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John Brown Pike

John Brown pike

Famed abolitionist John Brown bought this weapon to be used in a slave insurrection that never materialized.

As a child born in the northern United States, John Brown was taught that slavery was a sin. As an adult he took these values to Kansas where he was drawn into skirmishes along the Kansas-Missouri border prior to the Civil War. Brown often resorted to violence in an effort to ensure that Kansas Territory became a free state. Ultimately, he hoped all slaves would rise up against their masters.

During a trip East in 1857 to raise funds for his cause, Brown contracted with blacksmith Charles Blair of Collinsville, Connecticut for several hundred pikes (pikes are weapons with long wooden shafts ending in pointed steel heads, typically used by foot soldiers). Blair was a forge master working for Collins and Company who made quality edged tools. He agreed to make 1,000 pikes for Brown at $1 a piece, payable in installments.

After making 500 weapons, though, Blair halted production because Brown had failed to pay him. Blair held the pikes for two years. In 1859, Brown showed up at Blair's door with the needed funds to purchase 954 pikes and requested that they be forwarded to Chambersburg, Pennsylvania (Brown had other firearms shipped there as well).

John BrownFrom Chambersburg, Brown's friends forwarded the weapons to a farm in Maryland, just a few miles from the U.S. arsenal at Harpers Ferry, Virginia. The pikes and other firearms were purchased for an insurrection Brown planned to lead on the federal arsenal. Brown's army of 20 slaves took a few hostages from the community and captured the arsenal in October of 1859. Armed with their pikes and guns, Brown's men were overwhelmed when troops, under the command of Colonel Robert E. Lee, descended upon them. Captured and wounded, Brown was tried as a traitor and hanged on December 2, 1859.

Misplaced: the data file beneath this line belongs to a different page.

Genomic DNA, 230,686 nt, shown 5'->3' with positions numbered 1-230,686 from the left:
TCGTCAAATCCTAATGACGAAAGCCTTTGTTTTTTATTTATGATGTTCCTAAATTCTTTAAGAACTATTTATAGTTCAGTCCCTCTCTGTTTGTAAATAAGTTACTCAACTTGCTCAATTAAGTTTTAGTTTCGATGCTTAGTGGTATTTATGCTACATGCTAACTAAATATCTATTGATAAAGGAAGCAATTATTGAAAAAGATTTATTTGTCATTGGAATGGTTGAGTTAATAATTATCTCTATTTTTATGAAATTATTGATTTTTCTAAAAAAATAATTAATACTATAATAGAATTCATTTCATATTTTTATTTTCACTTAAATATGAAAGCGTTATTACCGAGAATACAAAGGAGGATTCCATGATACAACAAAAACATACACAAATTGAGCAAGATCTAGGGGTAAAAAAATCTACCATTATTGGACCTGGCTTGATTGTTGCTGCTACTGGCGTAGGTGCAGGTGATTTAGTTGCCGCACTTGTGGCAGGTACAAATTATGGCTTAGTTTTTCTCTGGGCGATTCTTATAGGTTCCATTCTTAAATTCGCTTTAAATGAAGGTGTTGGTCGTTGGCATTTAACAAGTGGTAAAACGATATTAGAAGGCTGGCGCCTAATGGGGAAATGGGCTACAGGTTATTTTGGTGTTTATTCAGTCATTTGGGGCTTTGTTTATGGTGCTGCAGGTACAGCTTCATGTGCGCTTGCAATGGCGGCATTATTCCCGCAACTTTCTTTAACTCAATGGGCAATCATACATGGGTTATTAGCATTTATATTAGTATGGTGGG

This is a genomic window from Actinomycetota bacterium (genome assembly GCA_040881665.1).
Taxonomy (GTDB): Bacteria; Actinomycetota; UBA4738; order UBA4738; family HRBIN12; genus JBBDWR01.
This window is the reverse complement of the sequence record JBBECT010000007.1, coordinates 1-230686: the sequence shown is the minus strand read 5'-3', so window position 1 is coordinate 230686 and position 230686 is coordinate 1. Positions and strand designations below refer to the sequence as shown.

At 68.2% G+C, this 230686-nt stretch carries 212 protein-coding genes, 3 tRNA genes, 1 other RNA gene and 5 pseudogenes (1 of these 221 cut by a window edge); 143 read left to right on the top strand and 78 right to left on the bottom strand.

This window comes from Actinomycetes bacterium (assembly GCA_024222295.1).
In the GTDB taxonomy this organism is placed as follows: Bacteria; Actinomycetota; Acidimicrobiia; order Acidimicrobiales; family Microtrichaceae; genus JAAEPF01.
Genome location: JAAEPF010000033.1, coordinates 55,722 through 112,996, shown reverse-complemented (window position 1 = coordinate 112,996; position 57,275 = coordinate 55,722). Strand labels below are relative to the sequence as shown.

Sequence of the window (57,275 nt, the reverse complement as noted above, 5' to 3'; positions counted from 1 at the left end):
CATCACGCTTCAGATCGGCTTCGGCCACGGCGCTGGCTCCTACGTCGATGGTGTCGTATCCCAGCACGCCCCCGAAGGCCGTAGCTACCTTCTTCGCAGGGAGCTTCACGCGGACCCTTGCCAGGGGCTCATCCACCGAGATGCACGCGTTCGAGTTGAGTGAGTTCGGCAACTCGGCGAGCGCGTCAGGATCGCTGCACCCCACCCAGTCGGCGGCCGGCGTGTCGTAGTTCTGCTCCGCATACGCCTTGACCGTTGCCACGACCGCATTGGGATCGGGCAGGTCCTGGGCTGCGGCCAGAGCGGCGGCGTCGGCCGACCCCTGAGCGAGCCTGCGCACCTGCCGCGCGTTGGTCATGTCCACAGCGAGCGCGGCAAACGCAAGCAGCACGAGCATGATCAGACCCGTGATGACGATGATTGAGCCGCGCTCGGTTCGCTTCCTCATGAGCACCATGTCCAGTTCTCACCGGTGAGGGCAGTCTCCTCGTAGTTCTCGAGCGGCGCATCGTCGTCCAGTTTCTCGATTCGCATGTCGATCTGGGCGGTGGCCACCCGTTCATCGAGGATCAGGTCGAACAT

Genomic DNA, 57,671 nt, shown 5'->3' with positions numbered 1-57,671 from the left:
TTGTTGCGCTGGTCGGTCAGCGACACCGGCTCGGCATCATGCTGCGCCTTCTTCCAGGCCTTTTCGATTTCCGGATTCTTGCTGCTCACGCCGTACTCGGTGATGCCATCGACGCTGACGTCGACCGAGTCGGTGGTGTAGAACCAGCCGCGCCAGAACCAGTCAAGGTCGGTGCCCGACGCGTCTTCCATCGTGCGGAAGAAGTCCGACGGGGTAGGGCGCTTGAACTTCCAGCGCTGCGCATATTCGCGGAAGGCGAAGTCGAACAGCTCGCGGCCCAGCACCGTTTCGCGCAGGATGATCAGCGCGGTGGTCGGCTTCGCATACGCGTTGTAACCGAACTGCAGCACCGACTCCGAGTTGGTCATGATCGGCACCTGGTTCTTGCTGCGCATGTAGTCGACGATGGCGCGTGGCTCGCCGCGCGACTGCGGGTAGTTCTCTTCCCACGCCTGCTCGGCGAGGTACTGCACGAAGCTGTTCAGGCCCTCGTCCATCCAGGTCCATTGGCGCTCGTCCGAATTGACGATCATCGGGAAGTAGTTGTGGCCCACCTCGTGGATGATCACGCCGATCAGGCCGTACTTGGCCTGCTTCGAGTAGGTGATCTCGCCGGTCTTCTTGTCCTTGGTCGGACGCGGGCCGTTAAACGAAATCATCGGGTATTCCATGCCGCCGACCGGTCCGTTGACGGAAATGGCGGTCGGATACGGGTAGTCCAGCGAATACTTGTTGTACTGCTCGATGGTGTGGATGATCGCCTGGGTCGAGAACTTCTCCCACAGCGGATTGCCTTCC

The pikes Brown ordered consisted of a 9 ½ to 10-inch long double-edged blade of forged cast steel, a 4 ½ inch wide iron guard, a 3 ¼ inch long, tapering ferrule, and a screw. These were fitted onto six-foot ash handles. Serial numbers were stamped on three parts of the weapon. This pike is stamped 630. The Kansas Museum of History has two pikes associated with John Brown in its permanent collection. One is on display in the museum's main gallery.

Entry: John Brown Pike

Author: Kansas Historical Society

Author information: The Kansas Historical Society is a state agency charged with actively safeguarding and sharing the state's history.

Date Created: April 2003

Date Modified: December 2014

The author of this article is solely responsible for its content.